CFR entrusts its interns with the real tasks that they would perform as official employees of the nonprofit. That means that there’s a lot of information to take in, but luckily, the staff is committed to giving interns the resources they need to do a great job. “They have tons of workshops,” said Philip Kim, a senior at Columbia who interned in CFR’s publishing department. “For me, they helped me learn editing professionally which I’ve been able to carry on for my internships and career afterwards. In the other departments, they’ll teach you other skills like research and writing.” Interns apply and are accepted by a specific department, so their time is spent honing in on the skills that matter most to them.
How to Prepare Your Application
If you’re interested in applying to be a CFR intern, take a look at their website, because there’s a variety of departments to choose between. The original application process is standard: submit a resume and cover letter. If chosen to move up to the next selection stage, you may be asked to complete a test to demonstrate your ability in the specific field. “For me, it was an editing test. I was asked to look at an article, correct spelling and fact check names, correct grammar, punctuation, improve technical structure where I can. This was actually a timed test, so it was a test of my ability to work quickly,” said Kim.
Skills That Impress
To win over the CFR recruiters, prospective applicants should show interest in the field to which they are applying and that they already have some experience working with similar skills. That doesn’t mean you must have worked at a foreign policy journal before, but some demonstration of writing and research capabilities are highly valued. “We are looking for students who have demonstrated interest,” said McCully. “If you’re applying for an internship working for Asian studies, maybe you’ve done previous internships, or additional coursework in that region or studied abroad to show us that you have done things in the past that prove that’s something you’re interested in.”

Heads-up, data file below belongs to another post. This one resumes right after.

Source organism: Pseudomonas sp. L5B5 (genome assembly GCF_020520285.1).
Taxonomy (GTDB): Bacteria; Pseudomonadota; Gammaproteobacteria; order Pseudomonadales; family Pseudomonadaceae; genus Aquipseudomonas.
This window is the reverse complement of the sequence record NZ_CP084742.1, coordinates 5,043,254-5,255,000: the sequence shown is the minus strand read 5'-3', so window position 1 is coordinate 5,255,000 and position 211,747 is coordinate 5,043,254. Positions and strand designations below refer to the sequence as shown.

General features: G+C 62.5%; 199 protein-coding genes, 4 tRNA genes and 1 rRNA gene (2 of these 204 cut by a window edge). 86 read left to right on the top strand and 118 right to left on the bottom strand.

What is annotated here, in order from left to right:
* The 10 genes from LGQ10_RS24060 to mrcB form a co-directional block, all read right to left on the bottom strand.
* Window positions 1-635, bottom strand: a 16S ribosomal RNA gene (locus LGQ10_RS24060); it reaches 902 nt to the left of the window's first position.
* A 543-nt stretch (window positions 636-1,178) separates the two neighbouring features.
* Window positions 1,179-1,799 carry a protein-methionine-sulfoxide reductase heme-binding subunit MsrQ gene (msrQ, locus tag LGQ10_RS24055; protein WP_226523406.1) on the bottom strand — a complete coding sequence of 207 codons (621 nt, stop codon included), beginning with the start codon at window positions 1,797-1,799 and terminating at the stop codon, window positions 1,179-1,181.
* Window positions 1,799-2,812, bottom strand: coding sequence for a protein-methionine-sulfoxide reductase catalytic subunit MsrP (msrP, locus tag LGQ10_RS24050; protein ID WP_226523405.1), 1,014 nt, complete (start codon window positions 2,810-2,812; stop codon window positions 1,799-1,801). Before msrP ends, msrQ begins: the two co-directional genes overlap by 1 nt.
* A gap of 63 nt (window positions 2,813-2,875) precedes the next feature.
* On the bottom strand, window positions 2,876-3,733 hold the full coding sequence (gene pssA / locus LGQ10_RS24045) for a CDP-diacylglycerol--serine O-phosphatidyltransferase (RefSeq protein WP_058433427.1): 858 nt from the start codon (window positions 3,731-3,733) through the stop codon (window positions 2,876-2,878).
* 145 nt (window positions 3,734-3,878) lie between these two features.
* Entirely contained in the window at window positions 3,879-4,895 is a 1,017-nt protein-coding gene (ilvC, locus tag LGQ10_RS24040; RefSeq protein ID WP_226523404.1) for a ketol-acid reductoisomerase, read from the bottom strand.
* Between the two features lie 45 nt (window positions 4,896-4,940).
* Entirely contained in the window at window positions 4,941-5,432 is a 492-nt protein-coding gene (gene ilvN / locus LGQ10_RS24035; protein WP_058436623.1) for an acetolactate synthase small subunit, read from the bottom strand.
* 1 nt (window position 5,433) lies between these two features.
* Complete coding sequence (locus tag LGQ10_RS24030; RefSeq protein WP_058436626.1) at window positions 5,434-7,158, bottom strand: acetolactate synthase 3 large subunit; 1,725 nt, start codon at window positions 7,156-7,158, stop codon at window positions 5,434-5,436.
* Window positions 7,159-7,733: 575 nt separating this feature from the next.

CFR frequently hosts lectures and talks by politicians or famous political scholars, many of which are open for interns to attend. “There are also weekly intern events for the whole cohort, which are often professional development or skills focused, but also give interns the chance to spend time with more experienced researchers and think tankers,” said a Columbia junior who participated in CFR’s history internship. “As an intern, you’re also able to attend all Council meetings and round tables, so there’s pretty incredible access to council members and a great chance to be a fly on some unique walls.” As a CFR intern, you’ll get an insider’s look at the behind-the-scenes workings of international relations that have real-world impact. It’s like a VIP tour of the process behind building foreign policy.
Taking on a CFR internship requires some careful consideration first. On the one hand, it is absolutely the best way to get an authentic feel for what a career in international affairs or journal publishing is really like. Also, you can count on being paid well for your hard work, so the financial incentive is there. On the flip side, keep in mind that this isn’t the cozy internship where you spin around on the wheeled office chairs and hang out in the office kitchen for half an hour eating the free doughnuts. While rewarding, it will be hard work, and interns are expected to do more than scrape by. Before you dedicate your energy to a CFR internship, make sure you have the mental energy and time to give it your A+ effort.